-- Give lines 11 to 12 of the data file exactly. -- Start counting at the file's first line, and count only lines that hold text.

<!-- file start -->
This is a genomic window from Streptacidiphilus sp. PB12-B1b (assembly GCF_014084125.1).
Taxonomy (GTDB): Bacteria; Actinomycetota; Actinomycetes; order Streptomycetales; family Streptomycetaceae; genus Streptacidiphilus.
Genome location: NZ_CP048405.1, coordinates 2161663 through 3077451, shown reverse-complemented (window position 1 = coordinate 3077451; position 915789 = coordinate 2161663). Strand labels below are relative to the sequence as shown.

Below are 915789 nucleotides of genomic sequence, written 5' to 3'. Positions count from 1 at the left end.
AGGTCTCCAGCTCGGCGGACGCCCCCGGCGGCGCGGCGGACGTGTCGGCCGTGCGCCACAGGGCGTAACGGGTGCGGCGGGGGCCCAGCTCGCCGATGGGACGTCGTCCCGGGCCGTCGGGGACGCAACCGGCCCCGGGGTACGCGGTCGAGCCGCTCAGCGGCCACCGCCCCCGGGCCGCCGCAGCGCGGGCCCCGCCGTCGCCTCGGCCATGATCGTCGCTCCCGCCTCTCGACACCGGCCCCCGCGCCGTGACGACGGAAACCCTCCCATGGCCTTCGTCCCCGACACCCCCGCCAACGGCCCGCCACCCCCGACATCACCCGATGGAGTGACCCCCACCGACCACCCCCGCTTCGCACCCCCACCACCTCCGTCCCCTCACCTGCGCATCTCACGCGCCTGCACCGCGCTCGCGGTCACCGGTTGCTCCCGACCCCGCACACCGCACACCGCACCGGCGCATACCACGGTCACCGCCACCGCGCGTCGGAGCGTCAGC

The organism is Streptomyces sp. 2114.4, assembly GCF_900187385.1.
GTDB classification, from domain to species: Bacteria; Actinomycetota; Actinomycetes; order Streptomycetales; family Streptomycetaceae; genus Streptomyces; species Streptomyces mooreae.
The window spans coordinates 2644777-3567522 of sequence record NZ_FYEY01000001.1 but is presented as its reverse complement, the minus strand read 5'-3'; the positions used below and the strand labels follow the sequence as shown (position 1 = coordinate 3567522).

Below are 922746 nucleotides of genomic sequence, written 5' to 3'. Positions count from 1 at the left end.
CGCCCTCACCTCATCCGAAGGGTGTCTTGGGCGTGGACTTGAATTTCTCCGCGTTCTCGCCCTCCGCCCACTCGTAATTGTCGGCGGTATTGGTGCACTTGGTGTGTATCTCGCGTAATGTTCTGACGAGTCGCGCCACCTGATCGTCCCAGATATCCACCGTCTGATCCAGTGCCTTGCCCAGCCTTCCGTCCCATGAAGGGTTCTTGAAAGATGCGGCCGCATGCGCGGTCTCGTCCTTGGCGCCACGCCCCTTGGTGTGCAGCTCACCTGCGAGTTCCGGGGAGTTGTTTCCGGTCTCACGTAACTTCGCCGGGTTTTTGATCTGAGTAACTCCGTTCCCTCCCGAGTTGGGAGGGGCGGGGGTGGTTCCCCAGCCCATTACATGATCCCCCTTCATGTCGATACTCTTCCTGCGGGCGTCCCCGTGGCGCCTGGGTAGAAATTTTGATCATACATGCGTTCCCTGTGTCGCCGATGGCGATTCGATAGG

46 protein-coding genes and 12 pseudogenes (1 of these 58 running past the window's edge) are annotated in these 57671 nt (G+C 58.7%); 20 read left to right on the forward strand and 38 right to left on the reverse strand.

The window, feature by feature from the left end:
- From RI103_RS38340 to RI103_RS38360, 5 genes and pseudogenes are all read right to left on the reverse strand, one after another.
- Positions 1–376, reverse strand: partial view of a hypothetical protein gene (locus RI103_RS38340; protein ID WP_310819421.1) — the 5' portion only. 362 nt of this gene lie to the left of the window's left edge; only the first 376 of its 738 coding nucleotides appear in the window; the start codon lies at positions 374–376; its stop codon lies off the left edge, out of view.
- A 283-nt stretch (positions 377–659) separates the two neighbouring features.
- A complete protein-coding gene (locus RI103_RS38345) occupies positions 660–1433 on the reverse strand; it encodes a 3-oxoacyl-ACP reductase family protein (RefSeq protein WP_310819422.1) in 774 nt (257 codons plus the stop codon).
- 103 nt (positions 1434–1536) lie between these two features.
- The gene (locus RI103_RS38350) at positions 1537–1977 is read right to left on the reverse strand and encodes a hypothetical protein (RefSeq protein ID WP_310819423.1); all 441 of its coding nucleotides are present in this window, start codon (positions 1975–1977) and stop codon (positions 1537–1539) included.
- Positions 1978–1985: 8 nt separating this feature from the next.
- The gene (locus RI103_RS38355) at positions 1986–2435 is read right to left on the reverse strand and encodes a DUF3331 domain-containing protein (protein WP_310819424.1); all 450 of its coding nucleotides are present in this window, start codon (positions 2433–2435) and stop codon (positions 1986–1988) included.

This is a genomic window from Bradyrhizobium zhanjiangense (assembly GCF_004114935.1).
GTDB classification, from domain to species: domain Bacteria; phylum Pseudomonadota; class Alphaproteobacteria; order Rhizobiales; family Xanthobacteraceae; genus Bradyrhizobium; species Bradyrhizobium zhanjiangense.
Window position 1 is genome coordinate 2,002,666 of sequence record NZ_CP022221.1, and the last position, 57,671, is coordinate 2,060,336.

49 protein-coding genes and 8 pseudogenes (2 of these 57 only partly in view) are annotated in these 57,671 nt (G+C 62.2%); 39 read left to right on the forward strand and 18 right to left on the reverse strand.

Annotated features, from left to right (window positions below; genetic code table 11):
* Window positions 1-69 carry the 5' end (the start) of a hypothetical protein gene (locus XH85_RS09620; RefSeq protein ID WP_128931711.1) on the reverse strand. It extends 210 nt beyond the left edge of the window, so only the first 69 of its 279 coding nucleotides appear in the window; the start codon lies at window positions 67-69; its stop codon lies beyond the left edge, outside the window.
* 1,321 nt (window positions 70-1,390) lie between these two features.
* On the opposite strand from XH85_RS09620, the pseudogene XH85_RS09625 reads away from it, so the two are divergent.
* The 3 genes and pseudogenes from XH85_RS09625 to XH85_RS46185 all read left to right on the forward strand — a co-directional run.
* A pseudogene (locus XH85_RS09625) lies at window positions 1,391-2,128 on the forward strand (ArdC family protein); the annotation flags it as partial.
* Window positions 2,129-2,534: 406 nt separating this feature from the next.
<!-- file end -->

46 protein-coding genes and 12 pseudogenes (1 of these 58 running past the window's edge) are annotated in these 57671 nt (G+C 58.7%); 20 read left to right on the forward strand and 38 right to left on the reverse strand.

The window, feature by feature from the left end: